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Letter to the Secretary of Commerce on the Tax Benefits of the Shipping Industry.

August 13, 1952

[Released August 13, 1952. Dated August 11, 1952]

My dear Mr. Secretary:

As you know, the Congress passed in the closing days of the recent session S. 241 -- the so-called "Long-Range Shipping Bill" -- which I approved on July 17, 1952, and which is now P.L. 586, 82nd Congress. In approving this bill, I issued a statement expressing certain reservations with regard to its provisions. In particular, I pointed out that this legislation does not provide a balanced readjustment of the Merchant Marine Act of 1936, since it does not include any provisions to adjust existing tax benefits of the shipping industry.

The tax treatment accorded this industry under the Merchant Marine Act of 1936 has been the subject of recent studies by both the Treasury Department and the Department of Commerce. After considering these studies, I have indicated on several occasions my strong view that the tax benefits now enjoyed by the shipping industry are excessive in amount. I have further stated that tax concessions are in themselves a basically unsound means of assisting the maritime industry, and that they should be replaced as soon as possible with whatever form and amount of direct aid may actually be required to achieve our national objectives with regard to promotion of this industry.

I have received assurances from the chairmen of the legislative committees which handled S. 241 that the subject of maritime tax benefits will be considered promptly upon the convening of the next session of the Congress. I desire that the executive branch furnish the Congress with all further information needed to permit a complete correction of the present maritime tax situation. I am therefore asking the Secretary of the Treasury to bring his previous report on this subject up-to-date, and to include any new or altered factors which have a bearing on this problem. At the same time, I should like to have the Department of Commerce undertake a study to determine whether the complete elimination of present tax benefits would require any increase in direct subsidy for this industry.

Since tax benefits represent only one of the many forms of assistance now provided to the shipping industry, your study will necessarily involve a critical re-evaluation of the over-all scope of existing Federal aid, and of its relation to a sound promotional objective for this industry. It will of course be necessary to keep in mind the basic importance of maintaining an adequate maritime fleet for our national defense and foreign trade, and the need for keeping such a fleet modern and efficient through an orderly vessel replacement program. Equally important, however, is the general need for holding all Federal expenditures to their minimum essential level. This overriding need for economy requires a careful determination of the minimum amount of Federal financial aid that will assure a merchant fleet of adequate size and quality.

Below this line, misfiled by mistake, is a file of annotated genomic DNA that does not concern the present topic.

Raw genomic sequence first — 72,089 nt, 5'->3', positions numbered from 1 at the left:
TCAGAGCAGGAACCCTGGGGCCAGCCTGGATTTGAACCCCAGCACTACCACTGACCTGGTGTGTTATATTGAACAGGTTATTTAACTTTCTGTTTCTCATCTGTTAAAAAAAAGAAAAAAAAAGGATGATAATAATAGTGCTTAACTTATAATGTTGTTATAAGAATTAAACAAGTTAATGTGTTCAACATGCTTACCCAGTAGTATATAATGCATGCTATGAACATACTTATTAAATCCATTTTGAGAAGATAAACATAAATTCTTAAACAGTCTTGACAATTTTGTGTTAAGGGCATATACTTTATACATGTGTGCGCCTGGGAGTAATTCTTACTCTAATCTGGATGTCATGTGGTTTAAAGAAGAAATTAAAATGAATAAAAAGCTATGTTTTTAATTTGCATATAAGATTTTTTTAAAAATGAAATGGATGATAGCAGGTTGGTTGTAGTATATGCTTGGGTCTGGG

In particular, your study should take full account of whatever opportunities may exist for the industry itself to increase its operating efficiency and generally to improve its financial position. If changes in present Federal policies are needed to permit the industry to take maximum advantage of such opportunities, please include appropriate recommendations for that purpose in your study. Should you conclude, after considering all of these factors, that some increase in direct subsidy would be required with the elimination of existing tax benefits, I would wish to receive your recommendations as to the amount, and most suitable form, of such increased subsidy.

I am attaching for your information a copy of the letter which I am sending at this time to the Secretary of the Treasury. In order that these studies may provide the basis for prompt legislative recommendations to the new Congress, I am requesting that they be submitted to me by October 15, 1952.

Sincerely yours,

HARRY S. TRUMAN

[The Honorable Charles Sawyer, The Secretary of Commerce]

Note: See also Items 211, 225. 6

Harry S. Truman, Letter to the Secretary of Commerce on the Tax Benefits of the Shipping Industry. Online by Gerhard Peters and John T. Woolley, The American Presidency Project https://www.presidency.ucsb.edu/node/231277

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